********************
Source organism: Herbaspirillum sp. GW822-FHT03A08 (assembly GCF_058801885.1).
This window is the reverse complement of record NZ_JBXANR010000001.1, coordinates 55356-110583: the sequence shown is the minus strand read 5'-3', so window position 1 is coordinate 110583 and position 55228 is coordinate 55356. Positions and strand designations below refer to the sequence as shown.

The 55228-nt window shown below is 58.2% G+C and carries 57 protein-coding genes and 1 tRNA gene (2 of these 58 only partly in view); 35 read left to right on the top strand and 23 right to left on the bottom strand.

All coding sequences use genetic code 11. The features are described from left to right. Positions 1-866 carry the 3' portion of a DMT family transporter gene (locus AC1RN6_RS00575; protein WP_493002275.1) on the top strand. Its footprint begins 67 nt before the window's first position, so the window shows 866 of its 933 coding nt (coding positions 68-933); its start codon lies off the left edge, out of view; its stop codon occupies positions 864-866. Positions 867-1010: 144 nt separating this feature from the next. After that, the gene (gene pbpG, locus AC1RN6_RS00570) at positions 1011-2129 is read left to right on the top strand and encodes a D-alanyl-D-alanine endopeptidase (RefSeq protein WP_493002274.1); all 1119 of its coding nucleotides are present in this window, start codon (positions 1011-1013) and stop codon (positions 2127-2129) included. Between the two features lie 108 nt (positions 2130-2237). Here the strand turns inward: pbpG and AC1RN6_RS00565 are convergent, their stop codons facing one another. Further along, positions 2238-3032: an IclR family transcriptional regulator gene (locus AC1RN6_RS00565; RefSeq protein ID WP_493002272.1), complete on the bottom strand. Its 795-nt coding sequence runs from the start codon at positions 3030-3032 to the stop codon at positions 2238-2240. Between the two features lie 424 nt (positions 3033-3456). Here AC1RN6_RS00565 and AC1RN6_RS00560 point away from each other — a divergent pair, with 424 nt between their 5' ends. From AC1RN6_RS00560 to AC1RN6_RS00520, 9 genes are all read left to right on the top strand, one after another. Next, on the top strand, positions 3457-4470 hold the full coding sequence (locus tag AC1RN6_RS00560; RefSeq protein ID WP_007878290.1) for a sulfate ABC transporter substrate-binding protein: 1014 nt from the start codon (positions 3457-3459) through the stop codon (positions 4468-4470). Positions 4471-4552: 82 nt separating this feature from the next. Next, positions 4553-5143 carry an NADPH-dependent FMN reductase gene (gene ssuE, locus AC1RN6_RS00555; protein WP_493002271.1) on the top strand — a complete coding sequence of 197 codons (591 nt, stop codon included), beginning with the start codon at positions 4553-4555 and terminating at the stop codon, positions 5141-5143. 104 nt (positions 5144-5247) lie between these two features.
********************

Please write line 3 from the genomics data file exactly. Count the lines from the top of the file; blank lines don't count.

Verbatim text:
The 55228-nt window shown below is 58.2% G+C and carries 57 protein-coding genes and 1 tRNA gene (2 of these 58 only partly in view); 35 read left to right on the top strand and 23 right to left on the bottom strand.